Huazong lends a hand in drive


  • Nation
  • Monday, 06 Sep 2010

KUALA LUMPUR: The Federation of Chinese Associations of Malaysia (Huazong) has taken up the task of helping the Government to recruit more Chinese into the civil service.

Huazong president Tan Sri Pheng Yin Hua said the overwhelming response to its recruitment drive for the Malaysian Anti-Corruption Commission in May proved that it was capable of luring Chinese to join the civil service.

“We are also the first non-governmental organisation to assist the Government to recruit more Chinese into the civil service.

“Now, we want to assist the Public Service Department in its recruitment exercise to fill vacant government posts,” he said, adding that some 250 people turned in their applications at the Huazong’s Career Day with the department at the Kuala Lumpur and Selangor Chinese Assembly Hall on Saturday.

Pheng said it was wrong for the public to think that the Chinese were not given the chance to join the civil service.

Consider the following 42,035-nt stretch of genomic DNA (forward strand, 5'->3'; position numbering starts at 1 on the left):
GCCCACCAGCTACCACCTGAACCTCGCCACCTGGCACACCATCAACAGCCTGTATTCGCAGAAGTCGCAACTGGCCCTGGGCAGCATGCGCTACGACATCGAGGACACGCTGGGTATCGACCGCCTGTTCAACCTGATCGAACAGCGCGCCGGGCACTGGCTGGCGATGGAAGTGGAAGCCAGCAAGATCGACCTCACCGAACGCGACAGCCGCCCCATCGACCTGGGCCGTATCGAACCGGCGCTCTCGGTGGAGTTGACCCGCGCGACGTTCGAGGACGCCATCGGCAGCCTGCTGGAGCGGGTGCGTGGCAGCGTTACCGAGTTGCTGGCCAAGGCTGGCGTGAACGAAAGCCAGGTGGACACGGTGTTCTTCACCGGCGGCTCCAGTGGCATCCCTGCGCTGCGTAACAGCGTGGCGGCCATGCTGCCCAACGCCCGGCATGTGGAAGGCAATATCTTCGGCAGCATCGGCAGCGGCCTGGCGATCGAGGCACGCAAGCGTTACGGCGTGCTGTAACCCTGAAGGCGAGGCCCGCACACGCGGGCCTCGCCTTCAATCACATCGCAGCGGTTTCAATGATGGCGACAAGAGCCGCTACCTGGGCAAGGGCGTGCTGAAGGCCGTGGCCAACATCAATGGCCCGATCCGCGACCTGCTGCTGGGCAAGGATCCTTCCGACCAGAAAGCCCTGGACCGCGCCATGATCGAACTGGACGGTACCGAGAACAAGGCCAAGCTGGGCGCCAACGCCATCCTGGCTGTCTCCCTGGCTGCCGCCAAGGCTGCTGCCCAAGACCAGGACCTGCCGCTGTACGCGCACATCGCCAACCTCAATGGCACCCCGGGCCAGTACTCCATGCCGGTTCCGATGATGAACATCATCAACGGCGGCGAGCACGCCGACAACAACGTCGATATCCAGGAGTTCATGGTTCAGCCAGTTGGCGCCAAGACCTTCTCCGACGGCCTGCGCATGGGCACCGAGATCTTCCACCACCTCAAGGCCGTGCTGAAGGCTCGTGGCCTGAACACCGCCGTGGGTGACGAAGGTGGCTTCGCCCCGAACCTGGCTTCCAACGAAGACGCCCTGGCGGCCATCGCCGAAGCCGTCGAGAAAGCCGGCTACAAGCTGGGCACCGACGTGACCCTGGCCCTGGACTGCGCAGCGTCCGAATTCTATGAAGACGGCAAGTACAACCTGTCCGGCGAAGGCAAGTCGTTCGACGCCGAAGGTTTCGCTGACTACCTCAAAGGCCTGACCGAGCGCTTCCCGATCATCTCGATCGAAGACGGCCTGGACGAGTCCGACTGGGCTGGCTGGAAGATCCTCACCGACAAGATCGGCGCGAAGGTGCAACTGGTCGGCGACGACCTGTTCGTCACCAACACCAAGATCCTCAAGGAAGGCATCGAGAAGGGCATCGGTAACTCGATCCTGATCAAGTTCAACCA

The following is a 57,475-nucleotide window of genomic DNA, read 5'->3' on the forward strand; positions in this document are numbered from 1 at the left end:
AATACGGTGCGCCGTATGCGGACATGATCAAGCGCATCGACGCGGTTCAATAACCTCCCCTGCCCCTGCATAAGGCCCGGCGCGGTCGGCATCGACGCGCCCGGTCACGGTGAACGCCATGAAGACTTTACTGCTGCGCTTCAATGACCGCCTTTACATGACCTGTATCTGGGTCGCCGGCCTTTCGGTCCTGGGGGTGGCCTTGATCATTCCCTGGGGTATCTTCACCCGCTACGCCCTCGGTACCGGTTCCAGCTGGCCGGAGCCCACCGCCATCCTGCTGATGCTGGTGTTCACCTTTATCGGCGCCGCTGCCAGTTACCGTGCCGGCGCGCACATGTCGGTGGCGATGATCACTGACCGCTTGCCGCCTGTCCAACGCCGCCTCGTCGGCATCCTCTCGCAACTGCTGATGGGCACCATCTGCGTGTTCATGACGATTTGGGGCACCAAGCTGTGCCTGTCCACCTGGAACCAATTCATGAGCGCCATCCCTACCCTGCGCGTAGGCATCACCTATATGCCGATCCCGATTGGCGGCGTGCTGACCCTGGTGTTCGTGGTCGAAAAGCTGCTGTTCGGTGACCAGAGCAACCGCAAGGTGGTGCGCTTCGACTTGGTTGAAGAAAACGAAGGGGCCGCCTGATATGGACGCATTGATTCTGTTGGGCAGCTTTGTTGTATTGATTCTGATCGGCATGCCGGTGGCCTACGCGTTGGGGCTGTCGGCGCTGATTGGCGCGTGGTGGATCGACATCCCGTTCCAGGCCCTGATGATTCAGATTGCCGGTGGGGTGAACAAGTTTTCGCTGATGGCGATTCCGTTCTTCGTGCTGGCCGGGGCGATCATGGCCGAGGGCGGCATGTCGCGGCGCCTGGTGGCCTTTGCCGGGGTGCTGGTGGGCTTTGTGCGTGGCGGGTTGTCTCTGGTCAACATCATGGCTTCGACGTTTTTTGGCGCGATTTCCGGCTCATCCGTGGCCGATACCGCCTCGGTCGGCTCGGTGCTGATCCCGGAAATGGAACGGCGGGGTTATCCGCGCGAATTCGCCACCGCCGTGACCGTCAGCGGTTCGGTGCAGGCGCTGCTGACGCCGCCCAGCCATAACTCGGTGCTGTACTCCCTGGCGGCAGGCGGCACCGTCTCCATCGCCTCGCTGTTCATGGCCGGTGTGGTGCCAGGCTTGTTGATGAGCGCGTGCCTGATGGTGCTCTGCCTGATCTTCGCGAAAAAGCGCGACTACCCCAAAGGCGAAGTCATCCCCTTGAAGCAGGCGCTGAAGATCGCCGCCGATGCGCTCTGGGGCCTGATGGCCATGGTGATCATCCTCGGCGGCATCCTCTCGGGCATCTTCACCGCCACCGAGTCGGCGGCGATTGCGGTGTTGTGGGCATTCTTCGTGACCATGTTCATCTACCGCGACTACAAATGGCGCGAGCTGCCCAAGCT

He also said the applications received were not limited to the positions listed for the Career Day, adding that he hoped the department would give due consideration to each.

Hundreds of people turned up for the event, which saw 86 vacancies in the civil service being advertised, including those for medical officers, teachers and posts related to information technology.

Some even brought along their family members for support while they waited for their turns to speak with PSD officers in the briefing room.

An officer who only wanted to be known as Lim said candidates were allowed to submit their applications for positions relevant to their education and experience.

“There will be no quota for posts as we will take in as many as possible to generate a data pool. However, applicants must be able to ‘sell’ themselves during interviews in order to land the job,” she said, adding that the vacancies advertised at the event were those that needed to be filled urgently.

The deadline for applications is Sept 10.

Information technology graduate Vernice Lee, 26, who came looking for better job prospects, said he wanted to contribute to society.

“Recruitment drives such as this one should be held more often so that the younger generation will be exposed to more choices,” said Lee.

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